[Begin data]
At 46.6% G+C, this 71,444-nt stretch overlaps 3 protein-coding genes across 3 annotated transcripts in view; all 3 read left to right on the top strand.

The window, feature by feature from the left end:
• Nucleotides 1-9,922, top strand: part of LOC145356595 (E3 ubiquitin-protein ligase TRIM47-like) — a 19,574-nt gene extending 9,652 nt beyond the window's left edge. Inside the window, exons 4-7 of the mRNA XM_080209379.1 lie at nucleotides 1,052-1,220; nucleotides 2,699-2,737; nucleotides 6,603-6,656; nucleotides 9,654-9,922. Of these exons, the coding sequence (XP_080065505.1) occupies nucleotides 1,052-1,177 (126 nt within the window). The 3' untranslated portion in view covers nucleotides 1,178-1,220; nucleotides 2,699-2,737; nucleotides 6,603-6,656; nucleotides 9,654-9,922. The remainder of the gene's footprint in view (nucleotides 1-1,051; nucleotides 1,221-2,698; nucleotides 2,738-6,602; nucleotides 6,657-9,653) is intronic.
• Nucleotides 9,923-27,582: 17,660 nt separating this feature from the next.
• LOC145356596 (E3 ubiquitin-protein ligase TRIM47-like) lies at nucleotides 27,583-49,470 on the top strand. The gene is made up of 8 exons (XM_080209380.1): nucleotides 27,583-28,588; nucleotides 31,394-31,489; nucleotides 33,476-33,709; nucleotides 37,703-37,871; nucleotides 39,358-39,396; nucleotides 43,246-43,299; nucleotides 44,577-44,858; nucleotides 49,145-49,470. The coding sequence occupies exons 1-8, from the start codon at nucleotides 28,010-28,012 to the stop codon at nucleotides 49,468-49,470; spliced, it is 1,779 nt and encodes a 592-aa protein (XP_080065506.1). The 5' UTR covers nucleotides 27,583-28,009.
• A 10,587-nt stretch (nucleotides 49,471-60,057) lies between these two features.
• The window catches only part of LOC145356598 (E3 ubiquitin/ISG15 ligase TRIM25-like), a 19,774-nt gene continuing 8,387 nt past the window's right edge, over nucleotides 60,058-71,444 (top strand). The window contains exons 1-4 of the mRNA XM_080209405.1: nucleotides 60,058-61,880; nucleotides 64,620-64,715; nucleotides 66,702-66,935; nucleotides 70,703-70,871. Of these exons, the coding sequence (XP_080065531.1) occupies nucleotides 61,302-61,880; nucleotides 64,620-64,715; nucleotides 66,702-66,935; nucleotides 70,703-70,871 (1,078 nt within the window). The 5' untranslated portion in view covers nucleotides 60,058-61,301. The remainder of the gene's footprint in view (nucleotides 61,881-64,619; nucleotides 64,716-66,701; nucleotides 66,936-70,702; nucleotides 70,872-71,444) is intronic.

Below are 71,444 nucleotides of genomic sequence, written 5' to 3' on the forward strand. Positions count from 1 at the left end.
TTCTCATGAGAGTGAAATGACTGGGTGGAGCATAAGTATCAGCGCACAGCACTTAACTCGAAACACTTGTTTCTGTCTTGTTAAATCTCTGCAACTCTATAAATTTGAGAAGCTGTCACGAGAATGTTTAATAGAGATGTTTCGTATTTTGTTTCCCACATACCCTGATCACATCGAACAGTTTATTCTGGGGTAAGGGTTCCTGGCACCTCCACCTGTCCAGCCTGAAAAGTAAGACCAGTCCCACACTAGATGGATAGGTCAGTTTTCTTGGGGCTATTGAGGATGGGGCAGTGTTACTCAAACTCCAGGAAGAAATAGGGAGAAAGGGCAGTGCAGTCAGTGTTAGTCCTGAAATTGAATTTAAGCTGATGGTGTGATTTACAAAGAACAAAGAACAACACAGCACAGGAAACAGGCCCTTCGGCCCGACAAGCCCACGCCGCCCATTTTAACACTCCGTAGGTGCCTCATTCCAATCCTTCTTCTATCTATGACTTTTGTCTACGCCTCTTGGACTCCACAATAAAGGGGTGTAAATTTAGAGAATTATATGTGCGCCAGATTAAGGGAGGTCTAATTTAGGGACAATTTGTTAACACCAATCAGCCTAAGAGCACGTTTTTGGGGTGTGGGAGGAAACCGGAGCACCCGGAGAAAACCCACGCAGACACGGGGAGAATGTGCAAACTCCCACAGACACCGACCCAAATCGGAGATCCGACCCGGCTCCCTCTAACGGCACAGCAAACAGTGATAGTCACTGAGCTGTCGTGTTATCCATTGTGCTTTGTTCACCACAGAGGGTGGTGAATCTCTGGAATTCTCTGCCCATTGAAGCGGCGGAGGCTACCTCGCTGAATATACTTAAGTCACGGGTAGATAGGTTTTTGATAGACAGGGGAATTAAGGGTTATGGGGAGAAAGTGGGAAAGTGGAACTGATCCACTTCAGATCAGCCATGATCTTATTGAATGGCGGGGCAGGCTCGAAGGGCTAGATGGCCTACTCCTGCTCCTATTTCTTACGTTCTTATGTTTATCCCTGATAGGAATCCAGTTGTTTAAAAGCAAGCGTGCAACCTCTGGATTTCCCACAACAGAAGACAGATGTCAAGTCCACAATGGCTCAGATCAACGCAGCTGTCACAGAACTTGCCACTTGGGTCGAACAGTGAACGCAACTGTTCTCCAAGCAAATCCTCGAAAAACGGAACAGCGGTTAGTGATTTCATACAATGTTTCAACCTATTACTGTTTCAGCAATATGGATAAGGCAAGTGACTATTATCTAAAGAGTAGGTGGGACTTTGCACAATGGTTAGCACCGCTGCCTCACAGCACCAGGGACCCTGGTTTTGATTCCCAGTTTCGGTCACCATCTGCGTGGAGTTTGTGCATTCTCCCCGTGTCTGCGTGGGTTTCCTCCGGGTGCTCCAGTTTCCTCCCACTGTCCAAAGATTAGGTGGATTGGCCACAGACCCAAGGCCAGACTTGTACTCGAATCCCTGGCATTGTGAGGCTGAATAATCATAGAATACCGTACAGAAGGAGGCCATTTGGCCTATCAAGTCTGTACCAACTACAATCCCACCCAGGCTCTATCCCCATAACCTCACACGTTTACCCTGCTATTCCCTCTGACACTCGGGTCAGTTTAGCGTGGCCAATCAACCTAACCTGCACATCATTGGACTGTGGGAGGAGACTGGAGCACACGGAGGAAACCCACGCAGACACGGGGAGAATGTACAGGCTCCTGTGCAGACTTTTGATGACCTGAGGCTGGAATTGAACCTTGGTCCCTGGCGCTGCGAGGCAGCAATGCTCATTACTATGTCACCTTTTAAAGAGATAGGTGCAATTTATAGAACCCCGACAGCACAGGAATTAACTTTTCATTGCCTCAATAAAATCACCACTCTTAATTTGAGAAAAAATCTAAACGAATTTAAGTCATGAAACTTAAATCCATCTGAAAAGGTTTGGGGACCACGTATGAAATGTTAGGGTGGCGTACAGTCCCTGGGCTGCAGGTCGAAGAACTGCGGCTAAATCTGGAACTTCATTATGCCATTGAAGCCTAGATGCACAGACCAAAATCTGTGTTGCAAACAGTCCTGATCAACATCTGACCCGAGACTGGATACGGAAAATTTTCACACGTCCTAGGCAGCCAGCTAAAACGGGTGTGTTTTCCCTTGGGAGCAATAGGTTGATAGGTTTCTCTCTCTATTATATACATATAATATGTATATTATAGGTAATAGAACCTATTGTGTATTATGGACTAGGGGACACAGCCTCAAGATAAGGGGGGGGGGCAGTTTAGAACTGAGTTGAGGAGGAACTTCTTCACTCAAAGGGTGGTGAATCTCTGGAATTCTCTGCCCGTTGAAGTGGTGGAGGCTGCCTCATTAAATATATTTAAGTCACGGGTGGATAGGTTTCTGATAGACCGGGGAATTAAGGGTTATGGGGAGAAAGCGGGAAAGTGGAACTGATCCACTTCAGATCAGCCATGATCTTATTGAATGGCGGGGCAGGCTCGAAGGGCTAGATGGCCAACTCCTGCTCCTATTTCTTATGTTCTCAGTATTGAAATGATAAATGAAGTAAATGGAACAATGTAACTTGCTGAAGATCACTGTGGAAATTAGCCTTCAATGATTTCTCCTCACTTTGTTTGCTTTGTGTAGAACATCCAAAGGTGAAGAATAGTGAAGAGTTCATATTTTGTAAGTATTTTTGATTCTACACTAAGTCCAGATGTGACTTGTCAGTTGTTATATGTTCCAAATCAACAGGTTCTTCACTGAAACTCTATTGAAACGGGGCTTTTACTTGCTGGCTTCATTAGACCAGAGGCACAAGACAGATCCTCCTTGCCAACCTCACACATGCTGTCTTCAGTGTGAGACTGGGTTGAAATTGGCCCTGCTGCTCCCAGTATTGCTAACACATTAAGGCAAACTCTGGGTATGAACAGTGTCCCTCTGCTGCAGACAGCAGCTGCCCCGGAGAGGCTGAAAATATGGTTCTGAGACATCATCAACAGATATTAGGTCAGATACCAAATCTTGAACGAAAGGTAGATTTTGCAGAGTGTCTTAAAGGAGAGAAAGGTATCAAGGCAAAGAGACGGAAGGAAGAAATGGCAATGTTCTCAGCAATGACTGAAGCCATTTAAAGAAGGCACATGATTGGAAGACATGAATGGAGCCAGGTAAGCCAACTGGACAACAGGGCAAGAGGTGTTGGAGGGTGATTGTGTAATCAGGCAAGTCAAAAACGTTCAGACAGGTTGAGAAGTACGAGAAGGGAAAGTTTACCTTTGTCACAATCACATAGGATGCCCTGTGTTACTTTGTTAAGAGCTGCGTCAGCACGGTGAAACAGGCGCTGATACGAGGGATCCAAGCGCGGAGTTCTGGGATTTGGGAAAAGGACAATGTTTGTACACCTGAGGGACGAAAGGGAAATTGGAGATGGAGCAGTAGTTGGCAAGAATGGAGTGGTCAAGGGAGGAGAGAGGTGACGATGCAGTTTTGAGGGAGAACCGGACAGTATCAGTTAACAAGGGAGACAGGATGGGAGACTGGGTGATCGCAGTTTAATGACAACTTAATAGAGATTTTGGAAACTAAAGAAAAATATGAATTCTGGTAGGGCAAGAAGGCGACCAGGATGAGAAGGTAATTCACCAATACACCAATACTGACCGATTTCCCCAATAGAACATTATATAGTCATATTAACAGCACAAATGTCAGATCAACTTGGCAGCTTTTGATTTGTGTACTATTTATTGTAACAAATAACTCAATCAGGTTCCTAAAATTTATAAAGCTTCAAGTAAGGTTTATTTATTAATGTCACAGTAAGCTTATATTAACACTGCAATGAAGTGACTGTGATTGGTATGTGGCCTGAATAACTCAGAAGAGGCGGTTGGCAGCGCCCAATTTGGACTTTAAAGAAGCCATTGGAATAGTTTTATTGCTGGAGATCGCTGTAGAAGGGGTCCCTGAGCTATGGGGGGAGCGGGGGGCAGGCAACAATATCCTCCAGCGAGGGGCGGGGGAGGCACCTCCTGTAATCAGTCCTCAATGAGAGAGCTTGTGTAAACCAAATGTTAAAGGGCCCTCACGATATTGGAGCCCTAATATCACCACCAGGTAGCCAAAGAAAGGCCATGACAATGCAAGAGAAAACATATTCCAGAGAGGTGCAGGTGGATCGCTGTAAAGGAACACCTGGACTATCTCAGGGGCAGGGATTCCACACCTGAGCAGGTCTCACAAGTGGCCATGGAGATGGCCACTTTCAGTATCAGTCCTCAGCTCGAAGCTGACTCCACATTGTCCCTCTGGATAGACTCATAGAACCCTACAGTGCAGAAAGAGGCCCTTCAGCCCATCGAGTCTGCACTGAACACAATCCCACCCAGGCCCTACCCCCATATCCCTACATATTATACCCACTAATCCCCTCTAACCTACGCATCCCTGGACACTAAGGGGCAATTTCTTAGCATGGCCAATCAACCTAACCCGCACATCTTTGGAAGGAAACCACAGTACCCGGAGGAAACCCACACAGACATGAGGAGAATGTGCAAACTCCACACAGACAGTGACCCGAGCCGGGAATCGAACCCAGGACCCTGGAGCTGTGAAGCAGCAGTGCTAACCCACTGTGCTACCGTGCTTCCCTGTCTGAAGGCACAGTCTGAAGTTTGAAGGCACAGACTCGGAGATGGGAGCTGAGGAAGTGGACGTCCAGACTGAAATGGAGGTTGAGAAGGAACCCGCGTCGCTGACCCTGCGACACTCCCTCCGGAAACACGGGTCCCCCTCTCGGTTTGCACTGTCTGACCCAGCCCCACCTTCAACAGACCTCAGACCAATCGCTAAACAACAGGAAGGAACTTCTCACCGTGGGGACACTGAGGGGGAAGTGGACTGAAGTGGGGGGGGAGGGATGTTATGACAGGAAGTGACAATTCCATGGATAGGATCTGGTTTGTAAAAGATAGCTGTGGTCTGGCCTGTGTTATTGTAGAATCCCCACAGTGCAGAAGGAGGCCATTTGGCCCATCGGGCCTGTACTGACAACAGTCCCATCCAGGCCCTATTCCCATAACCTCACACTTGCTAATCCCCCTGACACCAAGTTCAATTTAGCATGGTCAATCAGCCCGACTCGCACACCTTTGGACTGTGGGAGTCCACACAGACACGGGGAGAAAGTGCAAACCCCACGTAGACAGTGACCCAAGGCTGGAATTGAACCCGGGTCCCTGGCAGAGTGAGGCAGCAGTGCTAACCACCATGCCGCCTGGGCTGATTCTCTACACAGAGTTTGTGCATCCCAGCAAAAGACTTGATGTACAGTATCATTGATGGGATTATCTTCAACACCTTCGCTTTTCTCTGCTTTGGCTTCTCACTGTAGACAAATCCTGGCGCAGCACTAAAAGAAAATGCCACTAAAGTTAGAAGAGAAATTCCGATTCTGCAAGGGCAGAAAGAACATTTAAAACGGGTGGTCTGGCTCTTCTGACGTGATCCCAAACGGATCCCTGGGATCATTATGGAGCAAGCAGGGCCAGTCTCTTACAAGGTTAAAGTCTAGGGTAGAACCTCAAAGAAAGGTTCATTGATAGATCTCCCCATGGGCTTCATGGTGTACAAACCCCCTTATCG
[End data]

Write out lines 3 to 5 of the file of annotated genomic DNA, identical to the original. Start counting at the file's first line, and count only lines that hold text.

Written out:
• Nucleotides 1-9,922, top strand: part of LOC145356595 (E3 ubiquitin-protein ligase TRIM47-like) — a 19,574-nt gene extending 9,652 nt beyond the window's left edge. Inside the window, exons 4-7 of the mRNA XM_080209379.1 lie at nucleotides 1,052-1,220; nucleotides 2,699-2,737; nucleotides 6,603-6,656; nucleotides 9,654-9,922. Of these exons, the coding sequence (XP_080065505.1) occupies nucleotides 1,052-1,177 (126 nt within the window). The 3' untranslated portion in view covers nucleotides 1,178-1,220; nucleotides 2,699-2,737; nucleotides 6,603-6,656; nucleotides 9,654-9,922. The remainder of the gene's footprint in view (nucleotides 1-1,051; nucleotides 1,221-2,698; nucleotides 2,738-6,602; nucleotides 6,657-9,653) is intronic.
• Nucleotides 9,923-27,582: 17,660 nt separating this feature from the next.
• LOC145356596 (E3 ubiquitin-protein ligase TRIM47-like) lies at nucleotides 27,583-49,470 on the top strand. The gene is made up of 8 exons (XM_080209380.1): nucleotides 27,583-28,588; nucleotides 31,394-31,489; nucleotides 33,476-33,709; nucleotides 37,703-37,871; nucleotides 39,358-39,396; nucleotides 43,246-43,299; nucleotides 44,577-44,858; nucleotides 49,145-49,470. The coding sequence occupies exons 1-8, from the start codon at nucleotides 28,010-28,012 to the stop codon at nucleotides 49,468-49,470; spliced, it is 1,779 nt and encodes a 592-aa protein (XP_080065506.1). The 5' UTR covers nucleotides 27,583-28,009.